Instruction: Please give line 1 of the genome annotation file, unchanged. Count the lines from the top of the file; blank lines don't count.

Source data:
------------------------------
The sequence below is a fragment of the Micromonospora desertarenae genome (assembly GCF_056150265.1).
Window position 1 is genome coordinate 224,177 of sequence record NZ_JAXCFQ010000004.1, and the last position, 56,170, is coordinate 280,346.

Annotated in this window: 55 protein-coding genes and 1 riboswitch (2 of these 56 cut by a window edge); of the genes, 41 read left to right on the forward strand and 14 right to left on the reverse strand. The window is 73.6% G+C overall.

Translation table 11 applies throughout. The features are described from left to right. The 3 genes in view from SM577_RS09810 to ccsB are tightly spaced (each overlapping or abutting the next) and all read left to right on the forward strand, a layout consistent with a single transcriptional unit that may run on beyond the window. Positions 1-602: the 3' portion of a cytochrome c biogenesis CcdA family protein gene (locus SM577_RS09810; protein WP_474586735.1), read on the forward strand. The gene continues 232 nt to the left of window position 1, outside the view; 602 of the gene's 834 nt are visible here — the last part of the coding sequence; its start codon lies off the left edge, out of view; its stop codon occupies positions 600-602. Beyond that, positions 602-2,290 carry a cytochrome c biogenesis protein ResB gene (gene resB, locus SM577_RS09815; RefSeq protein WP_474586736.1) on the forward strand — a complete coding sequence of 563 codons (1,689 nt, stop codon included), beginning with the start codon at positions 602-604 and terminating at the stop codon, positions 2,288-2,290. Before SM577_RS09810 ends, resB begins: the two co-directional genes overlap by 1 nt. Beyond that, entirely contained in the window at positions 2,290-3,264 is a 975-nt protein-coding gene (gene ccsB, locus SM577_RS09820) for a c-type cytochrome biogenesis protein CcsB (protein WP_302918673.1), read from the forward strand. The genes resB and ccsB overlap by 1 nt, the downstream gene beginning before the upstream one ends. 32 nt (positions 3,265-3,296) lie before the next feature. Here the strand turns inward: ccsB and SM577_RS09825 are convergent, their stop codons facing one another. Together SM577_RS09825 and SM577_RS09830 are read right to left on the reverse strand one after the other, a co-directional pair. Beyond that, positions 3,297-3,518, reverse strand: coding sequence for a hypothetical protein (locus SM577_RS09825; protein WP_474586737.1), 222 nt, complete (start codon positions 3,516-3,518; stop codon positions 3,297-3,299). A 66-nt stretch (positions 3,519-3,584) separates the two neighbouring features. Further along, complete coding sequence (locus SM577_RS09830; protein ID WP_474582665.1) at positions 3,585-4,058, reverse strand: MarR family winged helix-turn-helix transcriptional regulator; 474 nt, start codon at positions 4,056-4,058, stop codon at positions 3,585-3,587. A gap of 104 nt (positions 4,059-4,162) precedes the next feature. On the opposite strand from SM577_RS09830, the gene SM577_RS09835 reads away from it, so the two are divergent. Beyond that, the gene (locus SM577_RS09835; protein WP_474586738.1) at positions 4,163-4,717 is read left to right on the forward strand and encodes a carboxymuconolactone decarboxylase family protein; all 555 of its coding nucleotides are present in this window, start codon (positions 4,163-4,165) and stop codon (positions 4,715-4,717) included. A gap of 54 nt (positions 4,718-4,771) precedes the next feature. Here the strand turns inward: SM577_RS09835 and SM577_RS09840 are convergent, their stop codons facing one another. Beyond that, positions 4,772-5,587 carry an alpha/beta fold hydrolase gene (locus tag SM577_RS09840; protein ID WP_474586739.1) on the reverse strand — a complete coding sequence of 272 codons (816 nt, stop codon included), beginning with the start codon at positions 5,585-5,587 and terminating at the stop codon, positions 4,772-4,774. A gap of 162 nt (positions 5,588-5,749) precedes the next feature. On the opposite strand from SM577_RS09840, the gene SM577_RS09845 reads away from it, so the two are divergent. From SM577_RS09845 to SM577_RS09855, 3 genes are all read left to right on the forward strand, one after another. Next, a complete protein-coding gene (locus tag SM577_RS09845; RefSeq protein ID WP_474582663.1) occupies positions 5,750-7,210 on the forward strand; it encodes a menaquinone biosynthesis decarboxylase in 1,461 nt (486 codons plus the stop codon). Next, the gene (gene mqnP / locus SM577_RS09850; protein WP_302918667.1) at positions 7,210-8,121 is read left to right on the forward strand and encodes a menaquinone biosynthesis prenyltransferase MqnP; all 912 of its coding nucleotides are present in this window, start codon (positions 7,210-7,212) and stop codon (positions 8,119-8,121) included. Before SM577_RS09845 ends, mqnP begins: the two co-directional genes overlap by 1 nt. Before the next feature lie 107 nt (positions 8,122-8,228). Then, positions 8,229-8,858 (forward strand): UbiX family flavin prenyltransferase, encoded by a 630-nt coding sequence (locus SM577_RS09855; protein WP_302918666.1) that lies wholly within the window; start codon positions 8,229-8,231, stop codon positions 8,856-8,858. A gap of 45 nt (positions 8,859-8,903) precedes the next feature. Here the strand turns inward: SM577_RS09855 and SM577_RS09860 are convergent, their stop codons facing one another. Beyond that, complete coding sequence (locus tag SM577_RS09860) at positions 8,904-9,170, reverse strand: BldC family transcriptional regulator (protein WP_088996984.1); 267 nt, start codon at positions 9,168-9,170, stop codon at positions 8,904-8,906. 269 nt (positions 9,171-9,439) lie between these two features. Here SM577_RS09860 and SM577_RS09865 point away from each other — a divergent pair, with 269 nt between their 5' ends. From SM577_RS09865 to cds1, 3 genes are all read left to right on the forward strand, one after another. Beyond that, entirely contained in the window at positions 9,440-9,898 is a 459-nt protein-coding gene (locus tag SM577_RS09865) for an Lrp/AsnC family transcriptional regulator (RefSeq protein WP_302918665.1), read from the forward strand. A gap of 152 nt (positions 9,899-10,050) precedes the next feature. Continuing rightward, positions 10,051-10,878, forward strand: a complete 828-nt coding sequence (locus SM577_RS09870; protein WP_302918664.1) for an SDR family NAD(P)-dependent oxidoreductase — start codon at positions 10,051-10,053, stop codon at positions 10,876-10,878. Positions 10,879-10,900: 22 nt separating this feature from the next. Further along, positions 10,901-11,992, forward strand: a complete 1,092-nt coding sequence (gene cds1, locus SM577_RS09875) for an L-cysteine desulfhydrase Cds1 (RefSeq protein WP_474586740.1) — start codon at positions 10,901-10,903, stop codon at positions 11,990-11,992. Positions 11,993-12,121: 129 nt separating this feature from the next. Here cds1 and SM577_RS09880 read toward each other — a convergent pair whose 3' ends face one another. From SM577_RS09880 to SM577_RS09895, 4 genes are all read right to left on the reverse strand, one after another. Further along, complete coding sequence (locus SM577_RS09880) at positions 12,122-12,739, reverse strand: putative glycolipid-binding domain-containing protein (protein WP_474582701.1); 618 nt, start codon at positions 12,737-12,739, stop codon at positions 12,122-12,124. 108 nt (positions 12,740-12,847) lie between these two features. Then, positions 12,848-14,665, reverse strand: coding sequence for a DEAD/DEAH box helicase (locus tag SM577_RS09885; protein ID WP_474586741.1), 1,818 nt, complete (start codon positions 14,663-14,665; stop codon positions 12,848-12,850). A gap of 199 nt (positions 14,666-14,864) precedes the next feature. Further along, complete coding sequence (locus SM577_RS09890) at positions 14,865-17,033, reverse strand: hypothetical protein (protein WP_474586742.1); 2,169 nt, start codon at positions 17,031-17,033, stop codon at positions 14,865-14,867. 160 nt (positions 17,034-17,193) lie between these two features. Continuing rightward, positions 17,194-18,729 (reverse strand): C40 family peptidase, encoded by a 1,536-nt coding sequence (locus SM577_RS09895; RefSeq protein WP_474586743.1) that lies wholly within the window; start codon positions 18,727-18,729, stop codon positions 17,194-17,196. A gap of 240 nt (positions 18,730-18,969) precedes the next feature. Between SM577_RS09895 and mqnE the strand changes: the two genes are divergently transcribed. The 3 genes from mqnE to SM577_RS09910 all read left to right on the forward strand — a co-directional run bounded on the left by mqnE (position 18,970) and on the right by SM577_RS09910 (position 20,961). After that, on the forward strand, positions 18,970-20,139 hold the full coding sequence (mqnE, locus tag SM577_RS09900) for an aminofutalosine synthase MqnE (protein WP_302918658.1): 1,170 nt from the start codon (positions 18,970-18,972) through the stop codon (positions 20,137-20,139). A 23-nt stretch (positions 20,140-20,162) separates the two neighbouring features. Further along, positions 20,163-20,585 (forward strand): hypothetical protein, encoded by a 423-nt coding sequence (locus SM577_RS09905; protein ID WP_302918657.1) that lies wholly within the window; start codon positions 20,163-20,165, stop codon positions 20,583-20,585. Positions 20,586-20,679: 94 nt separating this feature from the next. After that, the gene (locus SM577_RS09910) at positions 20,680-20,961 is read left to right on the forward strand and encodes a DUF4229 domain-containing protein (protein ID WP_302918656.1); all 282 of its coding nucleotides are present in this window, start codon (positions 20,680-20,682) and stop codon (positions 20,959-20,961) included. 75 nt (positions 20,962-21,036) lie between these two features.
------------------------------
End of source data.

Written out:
The sequence below is a fragment of the Micromonospora desertarenae genome (assembly GCF_056150265.1).